Seriously, you need to ensure any user generated data (not just usernames) are properly escaped before going into the database. This will ensure your users can't pull a SQL injection attack (e.g. the Bobby Tables cartoon linked by Evan Meagher). If your user wants to log in with a username like "Robert'); DROP TABLE", then, cool let them. Just make sure it won't harm your database.
If see no reason why you should disallow usernames that look like SQL Injection or XSS attacks, provided you make absolutely sure the user can do no harm to the system by having one.
If you're providing any email services tied to username (e.g. a webmail service), you'll want to make sure users can't register using one of the RFC 2142 reserved email addresses (or that you register them all yourself before launch.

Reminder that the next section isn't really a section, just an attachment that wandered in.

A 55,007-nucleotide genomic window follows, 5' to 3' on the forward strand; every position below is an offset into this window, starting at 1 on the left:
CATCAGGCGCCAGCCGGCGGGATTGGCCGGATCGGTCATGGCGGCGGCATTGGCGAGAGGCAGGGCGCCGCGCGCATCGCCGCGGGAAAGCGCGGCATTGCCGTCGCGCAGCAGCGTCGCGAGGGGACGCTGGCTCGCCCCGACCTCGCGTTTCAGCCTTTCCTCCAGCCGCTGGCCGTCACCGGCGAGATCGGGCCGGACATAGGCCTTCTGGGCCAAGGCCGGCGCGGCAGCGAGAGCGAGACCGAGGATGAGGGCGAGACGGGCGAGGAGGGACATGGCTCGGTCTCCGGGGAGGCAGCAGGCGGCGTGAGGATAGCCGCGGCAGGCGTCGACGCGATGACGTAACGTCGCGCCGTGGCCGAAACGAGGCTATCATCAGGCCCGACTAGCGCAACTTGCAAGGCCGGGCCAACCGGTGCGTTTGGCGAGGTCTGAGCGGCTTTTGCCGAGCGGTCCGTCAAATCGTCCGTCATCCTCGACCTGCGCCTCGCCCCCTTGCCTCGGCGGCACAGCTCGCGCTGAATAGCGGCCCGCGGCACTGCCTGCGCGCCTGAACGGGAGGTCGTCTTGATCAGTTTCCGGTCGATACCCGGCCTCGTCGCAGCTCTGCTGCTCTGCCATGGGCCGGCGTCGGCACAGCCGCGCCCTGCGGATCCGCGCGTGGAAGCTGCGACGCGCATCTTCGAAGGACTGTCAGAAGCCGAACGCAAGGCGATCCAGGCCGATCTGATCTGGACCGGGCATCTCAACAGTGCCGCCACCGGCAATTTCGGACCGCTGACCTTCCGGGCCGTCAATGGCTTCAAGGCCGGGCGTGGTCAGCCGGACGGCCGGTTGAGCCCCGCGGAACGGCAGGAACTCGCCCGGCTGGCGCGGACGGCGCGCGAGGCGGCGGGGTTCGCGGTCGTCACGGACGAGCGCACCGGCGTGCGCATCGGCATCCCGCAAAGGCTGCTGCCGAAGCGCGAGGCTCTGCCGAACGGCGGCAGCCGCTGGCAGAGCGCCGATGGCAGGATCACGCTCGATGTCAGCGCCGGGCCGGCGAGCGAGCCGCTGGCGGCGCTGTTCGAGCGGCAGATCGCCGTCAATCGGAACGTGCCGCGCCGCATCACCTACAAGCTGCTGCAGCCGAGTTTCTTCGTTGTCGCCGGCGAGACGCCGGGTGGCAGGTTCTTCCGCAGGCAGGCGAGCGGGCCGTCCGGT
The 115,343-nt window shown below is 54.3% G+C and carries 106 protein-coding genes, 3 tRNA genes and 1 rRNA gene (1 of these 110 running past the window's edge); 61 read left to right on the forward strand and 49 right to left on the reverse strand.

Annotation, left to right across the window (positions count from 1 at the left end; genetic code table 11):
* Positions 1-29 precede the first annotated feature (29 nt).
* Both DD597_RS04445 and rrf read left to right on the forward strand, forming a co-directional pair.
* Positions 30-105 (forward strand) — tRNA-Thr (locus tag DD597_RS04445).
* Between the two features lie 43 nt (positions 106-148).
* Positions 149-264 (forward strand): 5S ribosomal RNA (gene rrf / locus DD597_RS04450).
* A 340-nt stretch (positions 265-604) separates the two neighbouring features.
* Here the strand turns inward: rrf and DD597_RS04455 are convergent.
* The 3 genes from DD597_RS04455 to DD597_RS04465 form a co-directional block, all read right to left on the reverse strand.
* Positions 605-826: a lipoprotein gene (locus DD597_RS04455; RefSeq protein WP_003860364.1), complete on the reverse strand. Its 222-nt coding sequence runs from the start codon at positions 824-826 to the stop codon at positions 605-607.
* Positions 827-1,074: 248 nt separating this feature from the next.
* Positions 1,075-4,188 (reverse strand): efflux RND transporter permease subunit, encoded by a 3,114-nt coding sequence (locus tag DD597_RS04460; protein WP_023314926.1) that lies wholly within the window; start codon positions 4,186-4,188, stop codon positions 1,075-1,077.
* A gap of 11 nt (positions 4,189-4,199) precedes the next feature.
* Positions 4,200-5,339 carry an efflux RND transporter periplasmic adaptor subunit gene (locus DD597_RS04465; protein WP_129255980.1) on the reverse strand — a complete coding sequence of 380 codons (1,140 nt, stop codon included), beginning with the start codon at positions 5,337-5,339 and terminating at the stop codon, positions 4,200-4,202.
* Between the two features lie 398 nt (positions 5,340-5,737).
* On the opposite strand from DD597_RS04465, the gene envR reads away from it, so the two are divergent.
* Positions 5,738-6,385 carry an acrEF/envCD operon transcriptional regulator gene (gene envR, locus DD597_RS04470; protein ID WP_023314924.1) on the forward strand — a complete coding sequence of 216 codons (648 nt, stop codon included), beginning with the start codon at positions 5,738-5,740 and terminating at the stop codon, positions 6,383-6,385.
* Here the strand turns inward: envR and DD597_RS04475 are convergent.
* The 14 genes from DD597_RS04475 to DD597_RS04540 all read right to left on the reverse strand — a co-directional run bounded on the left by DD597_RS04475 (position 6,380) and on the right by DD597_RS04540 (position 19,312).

Finally, there's a non-technical reason. If the person's username appears anywhere on the site it might be desirable to disallow usernames like "admin", "administrator", "root", "sysadmin", "webmaster", "moderator", as these usernames might be imply some sort of ownership or control of the site to another user. You probably only want the site owners to be able to imply they own the site. This may not be necessary in all situations.